Our findings also revealed that, as expected, home English (vs. HL) language exposure was positively associated with a child’s English vocabulary, while being negatively associated with HL vocabulary. Additionally, a child’s generational status was also positively associated with a child’s English vocabulary, while being negatively associated with HL vocabulary. Furthermore, the children’s age was also positively associated with children’s English vocabulary, while family SES was associated with children’s HL vocabulary. These findings support the idea that the environment—both home and school—in which children develop is of crucial importance for their language development. Elements of the home and school environment as microsystems [22,70] can hinder or enhance DLLs’ English development and HL maintenance. Additionally, our interview data revealed that code-switching and translation practices along with gesturing, the use of visuals, and repetition are some successful strategies that preschool teachers use in multilingual classrooms.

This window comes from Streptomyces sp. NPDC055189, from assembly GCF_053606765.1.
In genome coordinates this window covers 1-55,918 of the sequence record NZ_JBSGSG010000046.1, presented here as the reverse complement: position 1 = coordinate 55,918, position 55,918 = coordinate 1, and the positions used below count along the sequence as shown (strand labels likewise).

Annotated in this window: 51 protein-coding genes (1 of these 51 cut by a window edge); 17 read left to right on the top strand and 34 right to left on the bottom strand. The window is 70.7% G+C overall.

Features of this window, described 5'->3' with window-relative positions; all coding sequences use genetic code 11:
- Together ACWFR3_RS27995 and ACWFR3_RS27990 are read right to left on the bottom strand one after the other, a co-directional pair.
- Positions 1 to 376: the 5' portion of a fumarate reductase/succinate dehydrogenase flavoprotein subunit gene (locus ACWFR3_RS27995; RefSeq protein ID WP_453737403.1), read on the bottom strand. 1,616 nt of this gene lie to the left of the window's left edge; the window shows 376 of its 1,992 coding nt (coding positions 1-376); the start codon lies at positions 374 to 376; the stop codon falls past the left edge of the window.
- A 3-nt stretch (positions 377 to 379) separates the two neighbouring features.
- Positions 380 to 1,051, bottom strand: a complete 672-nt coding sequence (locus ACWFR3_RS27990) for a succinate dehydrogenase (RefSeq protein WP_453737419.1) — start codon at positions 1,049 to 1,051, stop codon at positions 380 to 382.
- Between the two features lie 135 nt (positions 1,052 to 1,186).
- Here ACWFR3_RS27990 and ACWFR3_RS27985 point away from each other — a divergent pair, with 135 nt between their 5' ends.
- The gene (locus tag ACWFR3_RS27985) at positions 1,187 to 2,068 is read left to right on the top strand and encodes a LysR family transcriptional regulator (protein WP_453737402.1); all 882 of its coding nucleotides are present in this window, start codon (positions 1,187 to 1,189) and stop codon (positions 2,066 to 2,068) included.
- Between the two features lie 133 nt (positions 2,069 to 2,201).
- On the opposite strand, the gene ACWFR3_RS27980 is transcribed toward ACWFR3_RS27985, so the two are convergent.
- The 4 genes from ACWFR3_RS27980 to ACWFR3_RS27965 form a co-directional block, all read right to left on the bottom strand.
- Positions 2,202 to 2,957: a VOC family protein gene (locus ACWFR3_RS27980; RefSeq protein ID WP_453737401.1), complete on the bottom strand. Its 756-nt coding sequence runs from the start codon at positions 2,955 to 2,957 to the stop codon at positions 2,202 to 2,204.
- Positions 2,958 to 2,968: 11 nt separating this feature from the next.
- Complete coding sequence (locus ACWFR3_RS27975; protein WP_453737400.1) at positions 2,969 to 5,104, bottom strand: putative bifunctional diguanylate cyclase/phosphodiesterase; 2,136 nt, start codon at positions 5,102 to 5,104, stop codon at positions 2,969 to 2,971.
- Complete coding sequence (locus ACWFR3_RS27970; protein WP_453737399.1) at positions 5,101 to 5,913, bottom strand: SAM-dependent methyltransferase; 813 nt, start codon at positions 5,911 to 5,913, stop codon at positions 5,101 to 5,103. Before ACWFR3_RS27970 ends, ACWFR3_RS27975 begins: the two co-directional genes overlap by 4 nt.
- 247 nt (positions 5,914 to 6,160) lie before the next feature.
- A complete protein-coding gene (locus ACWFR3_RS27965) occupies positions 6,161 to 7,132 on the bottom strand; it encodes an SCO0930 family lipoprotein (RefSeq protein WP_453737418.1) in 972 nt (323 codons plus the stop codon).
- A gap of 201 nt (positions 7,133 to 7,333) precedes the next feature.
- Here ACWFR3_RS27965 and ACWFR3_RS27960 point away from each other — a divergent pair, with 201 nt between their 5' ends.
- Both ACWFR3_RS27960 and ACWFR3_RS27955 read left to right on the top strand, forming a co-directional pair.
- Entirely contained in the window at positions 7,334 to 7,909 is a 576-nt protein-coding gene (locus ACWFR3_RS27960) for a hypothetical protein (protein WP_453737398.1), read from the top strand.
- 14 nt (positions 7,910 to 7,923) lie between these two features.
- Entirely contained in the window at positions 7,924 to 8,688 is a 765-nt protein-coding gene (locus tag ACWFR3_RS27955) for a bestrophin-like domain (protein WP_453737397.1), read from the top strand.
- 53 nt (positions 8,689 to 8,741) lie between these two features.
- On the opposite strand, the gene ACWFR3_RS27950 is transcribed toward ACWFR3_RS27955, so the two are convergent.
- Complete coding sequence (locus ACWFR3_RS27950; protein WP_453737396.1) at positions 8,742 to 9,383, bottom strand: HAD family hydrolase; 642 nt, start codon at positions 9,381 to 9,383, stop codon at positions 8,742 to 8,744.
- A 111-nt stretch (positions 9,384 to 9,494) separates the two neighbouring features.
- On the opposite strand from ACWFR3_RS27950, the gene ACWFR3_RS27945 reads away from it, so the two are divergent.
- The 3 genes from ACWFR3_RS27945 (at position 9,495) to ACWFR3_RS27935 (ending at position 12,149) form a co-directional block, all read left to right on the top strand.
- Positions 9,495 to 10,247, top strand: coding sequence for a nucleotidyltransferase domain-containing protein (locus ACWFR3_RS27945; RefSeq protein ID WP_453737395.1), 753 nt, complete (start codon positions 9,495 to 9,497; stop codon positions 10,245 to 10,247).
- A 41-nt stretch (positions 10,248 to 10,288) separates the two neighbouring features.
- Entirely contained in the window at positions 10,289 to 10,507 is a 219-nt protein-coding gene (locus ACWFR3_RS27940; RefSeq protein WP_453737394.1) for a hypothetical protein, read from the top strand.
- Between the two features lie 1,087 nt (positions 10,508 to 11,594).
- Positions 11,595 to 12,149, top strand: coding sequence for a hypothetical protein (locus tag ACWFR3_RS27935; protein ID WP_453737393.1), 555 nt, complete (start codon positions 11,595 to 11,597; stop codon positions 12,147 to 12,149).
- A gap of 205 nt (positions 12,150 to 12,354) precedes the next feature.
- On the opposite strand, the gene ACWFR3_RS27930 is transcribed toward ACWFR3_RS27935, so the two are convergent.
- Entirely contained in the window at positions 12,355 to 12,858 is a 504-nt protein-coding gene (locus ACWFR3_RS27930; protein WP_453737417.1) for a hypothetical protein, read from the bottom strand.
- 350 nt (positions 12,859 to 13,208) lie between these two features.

The current mixed methods analysis was used for the purposes of complementarity and the development of findings from quantitative and qualitative data [40]. We used the initial teacher survey to gain knowledge about teachers’ language backgrounds and language use in multilingual classrooms. The survey results informed our open-ended questions for the qualitative interviews. For instance, since the survey questions informed us that teachers frequently alternate between languages in the classroom, in our interviews, we asked about their rationales behind language choices such as switching between languages. The interview data allowed us to gain a deeper understanding of specific situations in which preschool teachers use a range of strategies to communicate with DLLs. Thus, the mixed methods design strengthened the validation and interpretations of our findings.
Our findings provide a preliminary glimpse into the varied language profiles of teachers in Head Start preschool programs and have implications for preschool classrooms and teachers’ professional development. These results suggest that teachers can benefit from training sessions wherein more experienced teachers share the challenges faced when working with DLLs and successful practices and approaches. Moreover, sharing effective classroom strategies will also be helpful for new and experienced preschool teachers in culturally and linguistically diverse classrooms.